Slowing of breathing, nausea, vomiting, itching, drop in blood pressure, pulse slowing, pupil constriction and urinary retention may occur.
Other side effects of regular use of heroin: confusion, disorientation, memory lapses, slurred and garbled speech as well as coordination disorders, extreme constipation, reduction of sexual desire and a potentially life-threatening reduction of the breathing rate to 2 to 4 breaths per minute (due to the attenuation of the coughing and breathing centre).
High doses of heroin can be fatal if medical help is not sought immediately!
The risk of dependence with psychological and physical symptoms is great. As soon as a tolerance has developed and the body is not supplied with the necessary amount of substance, physical withdrawal symptoms occur 8 to 12 hours after the last heroin intake. Withdrawal symptoms are sweating and chills, running eyes and nose, vomiting, diarrhoea, restlessness, irritability, weakness, anxiety, depressive states, painful cramps, insomnia and, less frequently, hallucinations, psychotic phases and seizures.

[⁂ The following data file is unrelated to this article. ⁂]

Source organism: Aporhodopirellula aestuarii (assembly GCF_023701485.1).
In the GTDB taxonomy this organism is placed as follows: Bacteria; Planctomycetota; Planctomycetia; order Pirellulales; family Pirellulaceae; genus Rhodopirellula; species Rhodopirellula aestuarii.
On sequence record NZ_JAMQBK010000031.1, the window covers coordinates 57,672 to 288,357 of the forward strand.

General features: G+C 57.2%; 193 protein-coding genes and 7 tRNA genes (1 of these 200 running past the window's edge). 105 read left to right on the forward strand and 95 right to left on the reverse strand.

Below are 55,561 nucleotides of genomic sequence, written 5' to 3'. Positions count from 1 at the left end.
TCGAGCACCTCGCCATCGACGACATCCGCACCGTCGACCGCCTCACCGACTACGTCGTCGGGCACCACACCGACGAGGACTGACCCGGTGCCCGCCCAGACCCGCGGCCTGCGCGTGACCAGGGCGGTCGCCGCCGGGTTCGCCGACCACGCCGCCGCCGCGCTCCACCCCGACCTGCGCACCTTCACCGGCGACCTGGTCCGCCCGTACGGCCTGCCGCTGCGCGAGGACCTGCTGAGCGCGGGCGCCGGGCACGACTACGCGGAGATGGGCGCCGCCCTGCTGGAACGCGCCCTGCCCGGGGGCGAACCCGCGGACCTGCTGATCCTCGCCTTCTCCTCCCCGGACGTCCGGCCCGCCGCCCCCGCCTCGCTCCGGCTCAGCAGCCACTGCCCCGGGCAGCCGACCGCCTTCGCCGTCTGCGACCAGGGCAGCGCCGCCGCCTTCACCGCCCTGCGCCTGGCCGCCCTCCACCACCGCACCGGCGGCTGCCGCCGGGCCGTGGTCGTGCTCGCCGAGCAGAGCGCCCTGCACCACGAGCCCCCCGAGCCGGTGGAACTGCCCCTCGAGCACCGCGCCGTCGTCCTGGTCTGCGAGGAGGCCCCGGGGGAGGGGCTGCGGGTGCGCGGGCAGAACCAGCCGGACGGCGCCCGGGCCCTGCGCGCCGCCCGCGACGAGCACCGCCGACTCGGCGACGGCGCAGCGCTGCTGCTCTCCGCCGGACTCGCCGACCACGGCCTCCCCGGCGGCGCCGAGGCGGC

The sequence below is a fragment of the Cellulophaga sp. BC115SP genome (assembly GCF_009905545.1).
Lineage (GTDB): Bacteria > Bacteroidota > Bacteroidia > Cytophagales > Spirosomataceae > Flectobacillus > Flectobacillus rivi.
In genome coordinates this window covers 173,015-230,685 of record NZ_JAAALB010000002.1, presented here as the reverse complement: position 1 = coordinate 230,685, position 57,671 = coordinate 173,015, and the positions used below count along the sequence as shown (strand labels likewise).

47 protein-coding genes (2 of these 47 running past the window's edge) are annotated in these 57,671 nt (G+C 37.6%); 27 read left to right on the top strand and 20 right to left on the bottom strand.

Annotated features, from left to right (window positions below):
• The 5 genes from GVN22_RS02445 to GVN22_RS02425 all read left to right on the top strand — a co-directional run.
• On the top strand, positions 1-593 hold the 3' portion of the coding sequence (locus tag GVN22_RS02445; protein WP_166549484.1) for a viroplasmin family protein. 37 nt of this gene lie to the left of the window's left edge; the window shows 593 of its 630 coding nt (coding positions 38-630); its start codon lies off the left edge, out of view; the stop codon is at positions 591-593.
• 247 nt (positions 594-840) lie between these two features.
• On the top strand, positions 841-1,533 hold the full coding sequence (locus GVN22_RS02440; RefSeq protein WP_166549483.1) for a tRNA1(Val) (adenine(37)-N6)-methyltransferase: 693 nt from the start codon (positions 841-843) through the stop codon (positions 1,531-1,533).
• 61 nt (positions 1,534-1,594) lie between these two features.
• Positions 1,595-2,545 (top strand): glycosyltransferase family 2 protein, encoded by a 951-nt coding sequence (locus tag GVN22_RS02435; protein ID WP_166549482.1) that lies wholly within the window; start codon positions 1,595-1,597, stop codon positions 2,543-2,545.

Specific risks by form of consumption:
Sniffing: damage to nasal septums and mucous membranes. Risk of hepatitis C infection
Smoking: damage to bronchial tubes and lungs (lungs become gummed up with daily use).
Injections: Venous inflammation and risk of infectious diseases (hepatitis C, HIV/AIDS, fungus). Organ damage can occur due to the impurities in heroin.
The drug methadone is a synthetic opioid and is used as a substitute for heroin addiction. For users who are not used to opiates, the consumption of methadone even in small quantities can be life-threatening (severe respiratory depression, danger of suffocation).